Sharing the Vision
Since 2013, His Eminence has been traveling around the world, sharing his vision for the Mahasiddha Sanctuary for Universal Peace. To date, Rinpoche's has traveled to Hong Kong, Malaysia, China, Taiwan, Thailand, Vietnam, Bhutan, England, and the United States. Rinpoche sees this as an opportunity to inform the world about the Mahasiddha Peace Project and inspire others with the healing teachings of the Buddha and power of loving kindness and compassion.
During Rinpoche's travels, many are inspired and they ask Rinpoche how they can contribute. Rinpoche responds by saying: “I would like you to think of this as your project, not as Rinpoche’s project. This is everyone’s project! If you see something worthy here, if you feel inspired and would like to contribute to a more peaceful and compassionate world, feel free to use your creativity and see what you can do to support this project and inspire others.”
All around the world, much assistance is needed to help organize and spread the message of the Mahasiddha Peace Project and its spiritual and historical significance. People from business, entertainment, government, philanthropy, and the arts can use their ingenuity and talents to inform and inspire others. This is a great opportunity for people to come together and share in the merit and positive karma.
Building the Mahasiddha Sanctuary in Lumbini will require much funding; however, Rinpoche does not wish to limit donations to a few wealthy patrons. The Buddha taught us that the size of a gift is not important; rather, it is the purity of intention that makes a gift meritorious. If one gives a gift with good intentions and expects nothing in return, this is pure generosity. Rinpoche says that the Mahasiddha Sanctuary Project is really about giving everyone the opportunity to participate with a generous heart.
Lord Buddha taught us the healing power of love, compassion and equanimity. Rinpoche envisions a sanctuary and place of spiritual refuge for all beings, beyond the limiting boundaries of religion, culture, race, and nationality. As all beings seek happiness and relief from suffering, we are all equal partners in our quest for enduring peace and fulfillment.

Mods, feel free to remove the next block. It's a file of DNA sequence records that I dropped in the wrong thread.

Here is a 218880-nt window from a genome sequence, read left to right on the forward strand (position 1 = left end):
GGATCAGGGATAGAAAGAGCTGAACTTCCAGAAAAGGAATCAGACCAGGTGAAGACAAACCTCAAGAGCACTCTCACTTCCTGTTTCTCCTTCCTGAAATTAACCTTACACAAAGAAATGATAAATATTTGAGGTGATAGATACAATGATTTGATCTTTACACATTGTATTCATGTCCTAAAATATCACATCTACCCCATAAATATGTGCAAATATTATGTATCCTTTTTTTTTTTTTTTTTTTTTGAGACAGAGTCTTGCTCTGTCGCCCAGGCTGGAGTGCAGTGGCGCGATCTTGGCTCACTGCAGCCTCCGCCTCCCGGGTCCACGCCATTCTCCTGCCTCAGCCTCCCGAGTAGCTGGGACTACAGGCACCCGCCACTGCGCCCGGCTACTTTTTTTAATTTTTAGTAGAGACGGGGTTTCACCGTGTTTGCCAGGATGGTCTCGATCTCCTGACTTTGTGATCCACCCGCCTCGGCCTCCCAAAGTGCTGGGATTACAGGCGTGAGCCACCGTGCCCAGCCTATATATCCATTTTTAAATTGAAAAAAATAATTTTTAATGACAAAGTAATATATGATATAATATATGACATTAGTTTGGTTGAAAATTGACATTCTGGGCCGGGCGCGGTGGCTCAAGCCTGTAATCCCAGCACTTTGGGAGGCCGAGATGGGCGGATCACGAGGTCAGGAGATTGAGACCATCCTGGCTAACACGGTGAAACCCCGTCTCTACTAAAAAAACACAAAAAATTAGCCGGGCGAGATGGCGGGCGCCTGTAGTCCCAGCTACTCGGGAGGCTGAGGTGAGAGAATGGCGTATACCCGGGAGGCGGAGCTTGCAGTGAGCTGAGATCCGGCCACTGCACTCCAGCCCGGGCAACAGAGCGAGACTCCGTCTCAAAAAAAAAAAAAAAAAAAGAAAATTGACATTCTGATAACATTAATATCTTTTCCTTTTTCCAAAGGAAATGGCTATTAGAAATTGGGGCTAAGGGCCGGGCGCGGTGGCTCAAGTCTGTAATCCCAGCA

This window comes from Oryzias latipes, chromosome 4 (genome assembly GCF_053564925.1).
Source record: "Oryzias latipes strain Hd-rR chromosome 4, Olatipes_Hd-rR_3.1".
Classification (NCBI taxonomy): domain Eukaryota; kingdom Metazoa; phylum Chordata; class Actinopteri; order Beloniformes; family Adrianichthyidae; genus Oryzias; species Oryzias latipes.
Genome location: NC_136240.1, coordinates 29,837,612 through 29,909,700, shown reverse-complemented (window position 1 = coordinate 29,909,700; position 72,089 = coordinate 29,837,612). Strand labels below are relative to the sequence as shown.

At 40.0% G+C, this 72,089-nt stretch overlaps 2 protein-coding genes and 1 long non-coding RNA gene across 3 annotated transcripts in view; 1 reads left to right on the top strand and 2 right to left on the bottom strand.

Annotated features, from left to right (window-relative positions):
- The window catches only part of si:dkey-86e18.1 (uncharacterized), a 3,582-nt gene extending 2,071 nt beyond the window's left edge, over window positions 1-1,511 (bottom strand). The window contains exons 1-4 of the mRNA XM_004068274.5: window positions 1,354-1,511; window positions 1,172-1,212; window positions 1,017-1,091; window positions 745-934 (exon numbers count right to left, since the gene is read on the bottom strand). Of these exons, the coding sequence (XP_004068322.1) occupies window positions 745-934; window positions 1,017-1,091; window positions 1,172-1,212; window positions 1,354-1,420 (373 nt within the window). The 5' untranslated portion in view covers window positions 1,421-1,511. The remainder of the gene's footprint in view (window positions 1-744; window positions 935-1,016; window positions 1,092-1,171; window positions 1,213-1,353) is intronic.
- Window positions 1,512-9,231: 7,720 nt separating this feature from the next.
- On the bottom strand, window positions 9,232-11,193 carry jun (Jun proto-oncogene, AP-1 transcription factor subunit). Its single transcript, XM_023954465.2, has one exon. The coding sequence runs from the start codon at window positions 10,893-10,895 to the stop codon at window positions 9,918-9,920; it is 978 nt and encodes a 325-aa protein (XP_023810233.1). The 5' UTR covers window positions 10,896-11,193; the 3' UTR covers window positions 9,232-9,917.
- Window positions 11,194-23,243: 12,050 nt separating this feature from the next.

The Eternal Peace Flame, Lumbini, Nepal
A Brief History of Lumbini
In the 6th century BCE, Queen Mayadevi was journeying to her homeland to give birth to her son. She stopped to rest at Lumbini, a cool, peaceful, and lush garden filled with beautiful flowers and sal trees. It was here that Mayadevi gave birth to Siddhartha Gautama. This holy child was destined from birth to become the Buddha, the Enlightened One. Lumbini is sacred ground where Lord Buddha came into the world
to lead beings to the state of enlightenment.
The Birth of a Vision
For many years, His Eminence Shaylpa Tenzin Rinpoche had been seeking for an opportunity to build a monastery at one of the sacred pilgrimage sites of Shakyamuni Buddha. In 2013, a series of auspicious coincidences lead to the realization of Rinpoche’s wish.
For over 2,500 years, Lumbini has been an important pilgrimage place; however, for hundreds of years the site was largely neglected. In 1967, His Excellency U Thant, the Secretary General of the United Nations, visited Lumbini and was moved by its profound significance. He went on to propose the development of Lumbini as a major center for pilgrimage. The United Nations commissioned the renowned Japanese architect Kenzo Tange to develop a master plan for the site, and it was finalized and approved in 1978. In 1985, the Lumbini Development Trust was established to implement the master plan. This plan includes two zones reserved for monasteries. The first monastery was established in 1992, and many have been built since then.